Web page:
"Dollar shortage"! The big North African country has no money to pay for the goods!

Recent news shows that major North African countries have begun to propose a form of "barter" trade to circumvent the impact of dollar shortages.

A few days ago, Kenyan Finance Minister Nedungu mentioned at a public event in the capital Nairobi that the Egyptian ambassador to Kenya had previously told them that Egypt now has no way to obtain Kenyan tea because the country does not have US dollars, so now these teas It can only be parked in the port of Mombasa (Kenya).

Egypt proposed that Kenya would come and see what Egypt could produce in exchange for tea.

Nedungu said that Kenyan President William Ruto has assigned the Minister of Agriculture to negotiate a "barter" trade agreement with Pakistan. "We are still in a global dollar shortage, which is why countries like Egypt and Pakistan want to trade in exchange," Nedungu concluded.

In 2022, due to the impact of currency depreciation and foreign debt, the Egyptian government forced the use of L/C to pay for imported goods, and the slow financial review process resulted in a large number of containers being unable to clear customs and stranded at the port.

Egypt realized that this would not work, so it announced in a statement at the end of 2022 that it would stop using the mandatory requirement for importers to use L/C payment from 2023 and return to the traditional D/P or D/A model.

But that doesn’t solve their problem of having no money.

Although there is no accumulation of goods at the port, there are delays in foreign exchange purchases for some goods. The main reason is that the financial market cannot provide enough U.S. dollars for importers of raw materials and goods from abroad. Parts of the interbank lending market have also stopped, so there is not enough flow. to meet import demand.

Egypt is currently experiencing its worst foreign exchange crisis in years.

Since March 2022, the Egyptian pound has doubled in value, with the exchange rate against the US dollar plummeting from 15.7:1 in the past two years to 30.9:1 now, and has even exceeded 40:1 on the black market.

Fitch International, an international credit rating agency, predicts that the Egyptian pound will fall to 35 Egyptian pounds per US dollar in the near future and gradually depreciate to 38 Egyptian pounds per US dollar by November.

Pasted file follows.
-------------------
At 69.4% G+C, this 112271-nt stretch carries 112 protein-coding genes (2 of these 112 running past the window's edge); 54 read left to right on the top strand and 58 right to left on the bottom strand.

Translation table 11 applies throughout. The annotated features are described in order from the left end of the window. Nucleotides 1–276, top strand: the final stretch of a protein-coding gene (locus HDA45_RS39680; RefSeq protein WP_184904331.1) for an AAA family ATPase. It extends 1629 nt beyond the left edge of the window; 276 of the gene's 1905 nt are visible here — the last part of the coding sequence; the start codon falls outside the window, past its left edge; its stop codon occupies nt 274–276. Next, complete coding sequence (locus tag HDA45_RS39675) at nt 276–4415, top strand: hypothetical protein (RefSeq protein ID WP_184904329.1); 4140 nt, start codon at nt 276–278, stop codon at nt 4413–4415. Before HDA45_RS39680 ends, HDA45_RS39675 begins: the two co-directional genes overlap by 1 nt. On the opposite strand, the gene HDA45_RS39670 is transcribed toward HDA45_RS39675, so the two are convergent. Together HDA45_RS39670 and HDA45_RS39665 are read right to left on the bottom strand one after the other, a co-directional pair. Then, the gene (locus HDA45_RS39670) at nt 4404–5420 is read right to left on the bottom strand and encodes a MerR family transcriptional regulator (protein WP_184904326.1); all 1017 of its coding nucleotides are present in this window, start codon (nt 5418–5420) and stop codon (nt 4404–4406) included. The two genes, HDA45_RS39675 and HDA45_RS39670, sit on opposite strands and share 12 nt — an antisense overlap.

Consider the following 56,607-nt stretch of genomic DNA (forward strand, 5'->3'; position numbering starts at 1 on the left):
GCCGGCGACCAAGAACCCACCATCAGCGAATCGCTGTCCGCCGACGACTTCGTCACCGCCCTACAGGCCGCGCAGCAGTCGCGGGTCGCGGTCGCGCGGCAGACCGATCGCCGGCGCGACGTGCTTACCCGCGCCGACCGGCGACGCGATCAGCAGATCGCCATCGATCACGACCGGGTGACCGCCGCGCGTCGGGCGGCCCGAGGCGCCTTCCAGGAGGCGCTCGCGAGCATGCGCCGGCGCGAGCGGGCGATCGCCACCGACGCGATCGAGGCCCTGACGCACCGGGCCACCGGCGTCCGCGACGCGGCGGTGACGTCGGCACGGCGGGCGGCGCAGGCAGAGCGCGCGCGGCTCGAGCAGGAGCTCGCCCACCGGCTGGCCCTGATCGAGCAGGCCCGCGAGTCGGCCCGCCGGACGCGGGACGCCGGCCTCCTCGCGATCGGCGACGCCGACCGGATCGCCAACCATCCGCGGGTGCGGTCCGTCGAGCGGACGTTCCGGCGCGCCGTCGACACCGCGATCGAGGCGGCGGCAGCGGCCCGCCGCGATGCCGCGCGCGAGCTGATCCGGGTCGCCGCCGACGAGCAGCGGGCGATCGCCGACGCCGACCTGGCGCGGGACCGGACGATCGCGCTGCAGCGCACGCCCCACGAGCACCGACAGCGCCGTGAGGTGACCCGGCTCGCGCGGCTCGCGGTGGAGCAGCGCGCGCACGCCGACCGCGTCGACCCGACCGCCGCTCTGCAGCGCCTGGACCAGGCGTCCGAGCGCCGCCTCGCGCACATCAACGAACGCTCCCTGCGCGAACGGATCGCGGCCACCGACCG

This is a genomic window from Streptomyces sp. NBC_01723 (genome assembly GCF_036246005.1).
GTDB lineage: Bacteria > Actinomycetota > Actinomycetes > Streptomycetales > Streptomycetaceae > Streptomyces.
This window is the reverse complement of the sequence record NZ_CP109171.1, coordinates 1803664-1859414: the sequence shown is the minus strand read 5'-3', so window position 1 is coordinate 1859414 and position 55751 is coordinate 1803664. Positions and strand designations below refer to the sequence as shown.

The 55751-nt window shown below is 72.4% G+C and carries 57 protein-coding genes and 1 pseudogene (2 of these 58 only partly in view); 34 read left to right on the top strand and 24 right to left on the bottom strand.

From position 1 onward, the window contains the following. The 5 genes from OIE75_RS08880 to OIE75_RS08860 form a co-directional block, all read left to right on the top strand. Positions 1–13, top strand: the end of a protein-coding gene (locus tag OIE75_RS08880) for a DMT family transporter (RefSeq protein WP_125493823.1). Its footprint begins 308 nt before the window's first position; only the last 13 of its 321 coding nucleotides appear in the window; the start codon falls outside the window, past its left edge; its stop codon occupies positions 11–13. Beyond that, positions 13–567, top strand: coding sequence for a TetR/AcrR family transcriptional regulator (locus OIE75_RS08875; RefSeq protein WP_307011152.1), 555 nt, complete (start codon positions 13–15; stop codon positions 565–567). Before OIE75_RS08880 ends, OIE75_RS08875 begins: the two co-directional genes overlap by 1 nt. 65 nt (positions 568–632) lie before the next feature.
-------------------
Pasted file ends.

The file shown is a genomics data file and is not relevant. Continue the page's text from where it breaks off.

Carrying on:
In order to increase foreign exchange earnings, the Egyptian government now even charges US dollar residence fees for foreigners in Egypt. Egypt's new decree issued on August 31 requires foreigners in Egypt to pay visa, residency application and other fees in US dollars, and illegal residents must pay US$1,000 within three months to obtain legal residency.

At the same time, life is not easy for ordinary Egyptians.

Under the triple attack of rising prices, high inflation, and continuous depreciation of the currency, Egypt's working class are scrimping on food and clothing. Many Egyptians can no longer buy 10 kilograms of beef with a month's salary, but the prices of imported goods in Egypt are rising rapidly. , supermarkets don’t even bother to update their price tags.

In response to the rapid rise in prices, Egypt has currently suspended tariffs on a variety of basic commodities for six months to reduce the prices of related commodities by 15% to 25%.

Items affected include beans, dairy products, white cheese, mixed oils, pasta, sugar, lentils, poultry products, eggs and rice. In addition, Trade and Industry Minister Samir said the government will further simplify the procedures for releasing imported goods at ports.

In addition to Egypt, Pakistan is also one of the top two buyers of Kenyan tea.

According to data provided by the Kenya Tea Management Board, in the first eight months of this year, the amount of tea purchased in these two countries fell by 23% and 13% year-on-year. For Kenya, tea and agricultural exports are the country's largest source of foreign exchange. The Kenyan shilling has fallen nearly 20% against the US dollar so far this year.

In the past two years, due to the impact of the strong US dollar, the foreign exchange reserves of some emerging markets have almost been exhausted, and each of them has launched a "currency defense war". The import costs of local importers will also increase.